Kalidas otherwise called Kalidasa, was a 1931 Indian Mythological film, known for being the first sound film made in Tamil, and in South India.
It was produced by Ardeshir Irani, a successful entrepreneur during British India who is well known for making the first sound movie of Bollywood named Alam Ara and Kalidas was directed by H. M. Reddy who also worked in Alam Ara with Ardeshir Irani. The film was focused around the life of the fourth-century Sanskrit artist Kālidāsa.
Because of few dialogues in the movie were narrated in Telugu and Hindi, some film pundits and researchers see it as India’s first multilingual film. It was even promoted in the Tamil daily paper Swadesamitran as the “First Tamil-Telugu Talking Picture“.
None the less, to put in light of the fact that every word of its fifty melodies was in Tamil, the film history specialist S. Theodore Baskaran thinks of it as predominantly a Tamil film.
Despite the film’s not-so-fanciful subject, it offered devoted melodies. The film was shot in Bombay (now Mumbai) on the sets of India’s first sound film Alam Ara (1931) and was finished in eight days.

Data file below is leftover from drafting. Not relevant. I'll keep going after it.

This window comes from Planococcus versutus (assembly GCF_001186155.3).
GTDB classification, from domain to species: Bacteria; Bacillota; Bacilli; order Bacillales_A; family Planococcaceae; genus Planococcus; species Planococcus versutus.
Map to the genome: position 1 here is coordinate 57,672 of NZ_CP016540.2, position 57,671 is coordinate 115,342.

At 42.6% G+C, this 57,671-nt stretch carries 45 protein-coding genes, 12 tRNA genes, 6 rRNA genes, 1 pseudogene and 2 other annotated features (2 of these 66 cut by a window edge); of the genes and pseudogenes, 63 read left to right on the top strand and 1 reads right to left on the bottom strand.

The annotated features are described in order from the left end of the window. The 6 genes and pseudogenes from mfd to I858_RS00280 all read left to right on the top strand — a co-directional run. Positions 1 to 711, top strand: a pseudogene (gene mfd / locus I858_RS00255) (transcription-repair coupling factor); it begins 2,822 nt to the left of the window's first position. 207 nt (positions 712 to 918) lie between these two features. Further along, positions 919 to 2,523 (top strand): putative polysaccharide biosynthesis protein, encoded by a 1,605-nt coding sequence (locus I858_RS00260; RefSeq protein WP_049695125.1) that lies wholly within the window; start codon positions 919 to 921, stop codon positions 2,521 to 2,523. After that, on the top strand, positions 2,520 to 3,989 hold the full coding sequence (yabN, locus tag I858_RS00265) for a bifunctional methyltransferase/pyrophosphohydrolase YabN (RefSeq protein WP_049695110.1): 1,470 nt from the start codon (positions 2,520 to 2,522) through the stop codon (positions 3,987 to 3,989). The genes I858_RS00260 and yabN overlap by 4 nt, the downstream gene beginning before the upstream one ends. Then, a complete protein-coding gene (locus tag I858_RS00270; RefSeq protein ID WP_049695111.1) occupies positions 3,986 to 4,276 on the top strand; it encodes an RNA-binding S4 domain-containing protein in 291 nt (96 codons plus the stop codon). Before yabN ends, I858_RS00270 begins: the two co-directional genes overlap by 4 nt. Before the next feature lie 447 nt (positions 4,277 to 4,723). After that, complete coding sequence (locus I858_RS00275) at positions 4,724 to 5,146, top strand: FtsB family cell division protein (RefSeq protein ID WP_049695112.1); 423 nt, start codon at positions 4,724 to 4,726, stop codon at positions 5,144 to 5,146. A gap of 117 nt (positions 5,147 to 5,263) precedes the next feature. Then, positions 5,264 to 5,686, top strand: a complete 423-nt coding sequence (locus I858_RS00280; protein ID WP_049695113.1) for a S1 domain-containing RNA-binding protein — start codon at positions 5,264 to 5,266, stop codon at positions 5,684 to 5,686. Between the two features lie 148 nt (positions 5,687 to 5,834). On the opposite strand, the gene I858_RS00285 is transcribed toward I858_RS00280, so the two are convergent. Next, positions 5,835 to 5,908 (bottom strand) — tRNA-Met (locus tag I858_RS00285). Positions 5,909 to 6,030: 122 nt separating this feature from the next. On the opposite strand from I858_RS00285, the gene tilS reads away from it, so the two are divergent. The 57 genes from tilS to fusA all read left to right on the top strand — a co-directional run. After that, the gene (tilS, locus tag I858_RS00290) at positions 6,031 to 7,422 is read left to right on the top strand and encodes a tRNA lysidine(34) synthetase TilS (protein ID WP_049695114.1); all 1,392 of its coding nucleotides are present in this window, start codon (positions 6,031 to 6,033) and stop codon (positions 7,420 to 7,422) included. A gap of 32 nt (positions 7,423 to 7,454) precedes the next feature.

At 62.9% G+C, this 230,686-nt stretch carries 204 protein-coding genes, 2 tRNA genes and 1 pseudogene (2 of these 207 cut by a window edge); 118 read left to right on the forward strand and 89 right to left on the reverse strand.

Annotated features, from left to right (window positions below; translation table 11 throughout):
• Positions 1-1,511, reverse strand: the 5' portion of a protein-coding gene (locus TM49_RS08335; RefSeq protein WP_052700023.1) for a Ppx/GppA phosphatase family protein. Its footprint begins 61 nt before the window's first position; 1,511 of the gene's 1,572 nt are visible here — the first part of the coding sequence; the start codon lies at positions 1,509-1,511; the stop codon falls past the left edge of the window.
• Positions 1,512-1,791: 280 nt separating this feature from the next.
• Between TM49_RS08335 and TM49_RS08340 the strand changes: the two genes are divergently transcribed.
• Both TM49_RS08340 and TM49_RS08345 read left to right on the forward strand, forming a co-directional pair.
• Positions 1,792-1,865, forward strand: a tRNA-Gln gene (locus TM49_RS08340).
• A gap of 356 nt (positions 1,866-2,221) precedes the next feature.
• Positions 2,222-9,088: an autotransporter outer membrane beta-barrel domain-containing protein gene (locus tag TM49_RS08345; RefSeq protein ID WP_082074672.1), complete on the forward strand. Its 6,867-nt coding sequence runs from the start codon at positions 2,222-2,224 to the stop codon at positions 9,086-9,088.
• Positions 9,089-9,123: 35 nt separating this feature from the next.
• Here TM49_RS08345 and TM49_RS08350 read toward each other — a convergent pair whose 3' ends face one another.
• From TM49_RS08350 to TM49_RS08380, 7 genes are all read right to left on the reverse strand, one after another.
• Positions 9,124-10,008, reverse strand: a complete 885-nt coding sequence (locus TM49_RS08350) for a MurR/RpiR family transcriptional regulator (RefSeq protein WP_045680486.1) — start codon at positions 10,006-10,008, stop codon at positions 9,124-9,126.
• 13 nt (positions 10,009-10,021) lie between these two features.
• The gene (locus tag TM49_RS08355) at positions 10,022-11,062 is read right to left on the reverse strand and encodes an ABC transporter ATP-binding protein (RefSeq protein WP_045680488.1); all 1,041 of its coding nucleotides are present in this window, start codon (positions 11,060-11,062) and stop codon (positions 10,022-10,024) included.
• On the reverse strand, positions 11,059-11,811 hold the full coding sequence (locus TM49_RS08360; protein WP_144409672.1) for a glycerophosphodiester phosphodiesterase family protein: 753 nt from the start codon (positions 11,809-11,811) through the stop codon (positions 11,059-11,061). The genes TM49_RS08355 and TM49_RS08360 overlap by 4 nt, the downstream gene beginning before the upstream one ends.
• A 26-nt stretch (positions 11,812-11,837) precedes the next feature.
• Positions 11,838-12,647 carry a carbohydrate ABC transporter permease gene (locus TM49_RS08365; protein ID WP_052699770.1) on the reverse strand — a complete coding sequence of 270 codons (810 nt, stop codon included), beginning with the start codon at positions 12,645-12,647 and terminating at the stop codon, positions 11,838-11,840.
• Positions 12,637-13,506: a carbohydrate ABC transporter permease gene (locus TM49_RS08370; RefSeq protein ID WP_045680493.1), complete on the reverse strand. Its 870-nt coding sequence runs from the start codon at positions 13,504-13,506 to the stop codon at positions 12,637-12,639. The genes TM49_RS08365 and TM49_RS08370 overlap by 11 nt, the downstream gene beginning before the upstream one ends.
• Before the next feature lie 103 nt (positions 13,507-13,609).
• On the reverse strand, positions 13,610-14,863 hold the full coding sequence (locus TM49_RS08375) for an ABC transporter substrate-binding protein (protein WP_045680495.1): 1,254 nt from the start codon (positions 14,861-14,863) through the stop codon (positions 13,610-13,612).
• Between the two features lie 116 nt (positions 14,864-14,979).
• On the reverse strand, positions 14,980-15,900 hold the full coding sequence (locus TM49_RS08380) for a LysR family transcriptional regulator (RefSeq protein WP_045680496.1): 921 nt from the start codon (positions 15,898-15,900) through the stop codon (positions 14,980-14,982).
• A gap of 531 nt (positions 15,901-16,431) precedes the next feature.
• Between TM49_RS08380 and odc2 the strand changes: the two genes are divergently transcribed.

The movie had P. G. Venkatesan as the eponymous character and T. P. Rajalakshmi as the female lead, with L. V. Prasad, Thevaram Rajambal, T. Susheela Devi, J. Sushila and M. S. Santhanalakshmi in supporting.
The sound recording was done using the vitaphone process by German technicians using German equipment. Songs had compositions of Saint Thyagaraja, an icon of Carnatic classical music.
In the midst of much buildup, Kalidas released on Diwali, 31 October 1931—the only Tamil film—that year. It got recognition, with Rajalakshmi’s singing being commended.
The film likewise turned into a business achievement, accumulating INR 75000 (Us$1,200) against a funding of INR 8000 (Us$130). The accomplishment of Kalidas produced various different movies focused around the character in different dialects.
Notwithstanding being discriminatingly acclaimed and economically effective, Kalidas turned into a trendsetter for sound movies in South Indian films. It was adopted by in Kannada by K. R. Seetharam Shastry as Mahakavi Kalidas (1955), which was likewise well acknowledged and economically fruitful. Other Kālidāsa-themed movies incorporate the Kannada film Kaviratna Kalidasa (1983), the Tamil film Mahakavi Kalidas (1966), the Telugu film Mahakavi Kalidasu (1960) and the Hindi film Kavi Kalidas (1959).